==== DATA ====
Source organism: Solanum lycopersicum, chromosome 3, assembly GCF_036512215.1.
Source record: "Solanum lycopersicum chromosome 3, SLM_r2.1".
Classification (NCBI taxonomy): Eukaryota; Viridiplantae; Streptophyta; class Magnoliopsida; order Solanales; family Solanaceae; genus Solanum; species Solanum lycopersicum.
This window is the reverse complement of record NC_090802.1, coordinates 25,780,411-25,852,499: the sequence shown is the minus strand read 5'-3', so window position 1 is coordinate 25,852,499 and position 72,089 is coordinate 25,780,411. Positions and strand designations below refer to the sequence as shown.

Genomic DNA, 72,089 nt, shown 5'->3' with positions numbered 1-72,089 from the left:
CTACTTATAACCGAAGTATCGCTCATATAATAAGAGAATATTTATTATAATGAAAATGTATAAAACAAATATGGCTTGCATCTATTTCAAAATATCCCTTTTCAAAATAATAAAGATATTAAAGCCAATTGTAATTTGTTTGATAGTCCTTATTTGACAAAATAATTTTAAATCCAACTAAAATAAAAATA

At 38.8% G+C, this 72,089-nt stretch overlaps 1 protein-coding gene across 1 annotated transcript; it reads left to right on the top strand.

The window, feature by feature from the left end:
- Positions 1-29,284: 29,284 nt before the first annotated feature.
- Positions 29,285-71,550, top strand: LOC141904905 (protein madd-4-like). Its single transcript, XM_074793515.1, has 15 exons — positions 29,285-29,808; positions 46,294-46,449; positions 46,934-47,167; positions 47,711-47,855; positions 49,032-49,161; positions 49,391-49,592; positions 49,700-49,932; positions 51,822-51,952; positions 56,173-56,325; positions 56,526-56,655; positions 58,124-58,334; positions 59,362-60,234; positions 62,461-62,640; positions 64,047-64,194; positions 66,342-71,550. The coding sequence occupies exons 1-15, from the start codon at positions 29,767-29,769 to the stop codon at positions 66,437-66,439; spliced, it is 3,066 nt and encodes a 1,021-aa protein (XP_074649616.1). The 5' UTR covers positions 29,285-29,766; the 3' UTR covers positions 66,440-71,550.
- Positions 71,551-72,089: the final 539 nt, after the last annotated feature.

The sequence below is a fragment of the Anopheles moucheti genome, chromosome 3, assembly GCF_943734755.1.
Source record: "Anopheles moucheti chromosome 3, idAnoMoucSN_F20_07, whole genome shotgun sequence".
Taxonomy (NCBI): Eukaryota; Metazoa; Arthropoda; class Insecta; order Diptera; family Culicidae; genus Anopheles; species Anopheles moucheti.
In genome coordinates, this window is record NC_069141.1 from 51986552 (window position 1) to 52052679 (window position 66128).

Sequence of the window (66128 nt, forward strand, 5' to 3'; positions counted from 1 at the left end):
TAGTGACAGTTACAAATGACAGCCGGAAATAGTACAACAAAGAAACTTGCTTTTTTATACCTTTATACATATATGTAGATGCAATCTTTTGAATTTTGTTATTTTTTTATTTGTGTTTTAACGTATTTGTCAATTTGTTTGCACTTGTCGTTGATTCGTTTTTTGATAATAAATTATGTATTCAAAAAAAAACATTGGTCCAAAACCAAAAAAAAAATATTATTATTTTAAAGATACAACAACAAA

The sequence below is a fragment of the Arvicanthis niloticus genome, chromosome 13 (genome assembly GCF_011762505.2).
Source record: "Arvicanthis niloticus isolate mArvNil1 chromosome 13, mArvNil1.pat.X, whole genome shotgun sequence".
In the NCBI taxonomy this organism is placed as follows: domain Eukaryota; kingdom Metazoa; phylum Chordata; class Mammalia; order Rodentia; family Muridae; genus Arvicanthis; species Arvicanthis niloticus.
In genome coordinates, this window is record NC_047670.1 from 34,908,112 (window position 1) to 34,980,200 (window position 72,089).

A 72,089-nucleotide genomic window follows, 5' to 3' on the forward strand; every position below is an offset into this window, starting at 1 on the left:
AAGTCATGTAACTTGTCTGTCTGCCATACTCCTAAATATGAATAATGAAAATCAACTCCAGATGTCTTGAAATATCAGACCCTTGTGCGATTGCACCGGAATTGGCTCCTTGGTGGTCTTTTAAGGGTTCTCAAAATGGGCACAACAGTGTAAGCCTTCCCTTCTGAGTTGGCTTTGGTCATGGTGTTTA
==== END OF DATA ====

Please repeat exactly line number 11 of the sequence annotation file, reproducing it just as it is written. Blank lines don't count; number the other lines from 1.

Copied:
- Positions 71,551-72,089: the final 539 nt, after the last annotated feature.